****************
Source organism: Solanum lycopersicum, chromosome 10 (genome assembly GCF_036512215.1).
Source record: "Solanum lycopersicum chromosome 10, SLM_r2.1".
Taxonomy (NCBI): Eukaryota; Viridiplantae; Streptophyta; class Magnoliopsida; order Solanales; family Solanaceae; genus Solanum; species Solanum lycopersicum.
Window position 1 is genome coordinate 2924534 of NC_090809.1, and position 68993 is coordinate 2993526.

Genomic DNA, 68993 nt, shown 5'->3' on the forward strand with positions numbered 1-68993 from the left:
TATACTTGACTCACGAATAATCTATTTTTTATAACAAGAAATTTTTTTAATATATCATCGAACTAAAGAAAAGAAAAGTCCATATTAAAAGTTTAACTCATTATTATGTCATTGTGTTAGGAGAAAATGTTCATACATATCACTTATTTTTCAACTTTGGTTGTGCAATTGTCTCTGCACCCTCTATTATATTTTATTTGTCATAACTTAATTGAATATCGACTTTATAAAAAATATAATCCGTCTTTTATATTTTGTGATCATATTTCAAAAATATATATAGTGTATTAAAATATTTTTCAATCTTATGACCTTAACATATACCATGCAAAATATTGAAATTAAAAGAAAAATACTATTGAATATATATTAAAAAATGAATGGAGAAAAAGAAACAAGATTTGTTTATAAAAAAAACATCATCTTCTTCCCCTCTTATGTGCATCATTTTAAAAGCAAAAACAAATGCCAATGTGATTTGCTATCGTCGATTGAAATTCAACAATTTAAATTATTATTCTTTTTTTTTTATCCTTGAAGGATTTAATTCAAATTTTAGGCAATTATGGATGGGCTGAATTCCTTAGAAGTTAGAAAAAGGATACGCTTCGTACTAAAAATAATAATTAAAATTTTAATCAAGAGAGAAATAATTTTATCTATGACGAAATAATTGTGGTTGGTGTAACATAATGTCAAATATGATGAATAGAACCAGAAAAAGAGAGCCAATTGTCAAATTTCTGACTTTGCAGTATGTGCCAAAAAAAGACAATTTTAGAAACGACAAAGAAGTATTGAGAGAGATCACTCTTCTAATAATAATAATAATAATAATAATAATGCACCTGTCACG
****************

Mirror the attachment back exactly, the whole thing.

Source organism: Solanum lycopersicum, chromosome 10 (genome assembly GCF_036512215.1).
Source record: "Solanum lycopersicum chromosome 10, SLM_r2.1".
Taxonomy (NCBI): Eukaryota; Viridiplantae; Streptophyta; class Magnoliopsida; order Solanales; family Solanaceae; genus Solanum; species Solanum lycopersicum.
Window position 1 is genome coordinate 2924534 of NC_090809.1, and position 68993 is coordinate 2993526.

Genomic DNA, 68993 nt, shown 5'->3' on the forward strand with positions numbered 1-68993 from the left:
TATACTTGACTCACGAATAATCTATTTTTTATAACAAGAAATTTTTTTAATATATCATCGAACTAAAGAAAAGAAAAGTCCATATTAAAAGTTTAACTCATTATTATGTCATTGTGTTAGGAGAAAATGTTCATACATATCACTTATTTTTCAACTTTGGTTGTGCAATTGTCTCTGCACCCTCTATTATATTTTATTTGTCATAACTTAATTGAATATCGACTTTATAAAAAATATAATCCGTCTTTTATATTTTGTGATCATATTTCAAAAATATATATAGTGTATTAAAATATTTTTCAATCTTATGACCTTAACATATACCATGCAAAATATTGAAATTAAAAGAAAAATACTATTGAATATATATTAAAAAATGAATGGAGAAAAAGAAACAAGATTTGTTTATAAAAAAAACATCATCTTCTTCCCCTCTTATGTGCATCATTTTAAAAGCAAAAACAAATGCCAATGTGATTTGCTATCGTCGATTGAAATTCAACAATTTAAATTATTATTCTTTTTTTTTTATCCTTGAAGGATTTAATTCAAATTTTAGGCAATTATGGATGGGCTGAATTCCTTAGAAGTTAGAAAAAGGATACGCTTCGTACTAAAAATAATAATTAAAATTTTAATCAAGAGAGAAATAATTTTATCTATGACGAAATAATTGTGGTTGGTGTAACATAATGTCAAATATGATGAATAGAACCAGAAAAAGAGAGCCAATTGTCAAATTTCTGACTTTGCAGTATGTGCCAAAAAAAGACAATTTTAGAAACGACAAAGAAGTATTGAGAGAGATCACTCTTCTAATAATAATAATAATAATAATAATAATGCACCTGTCACG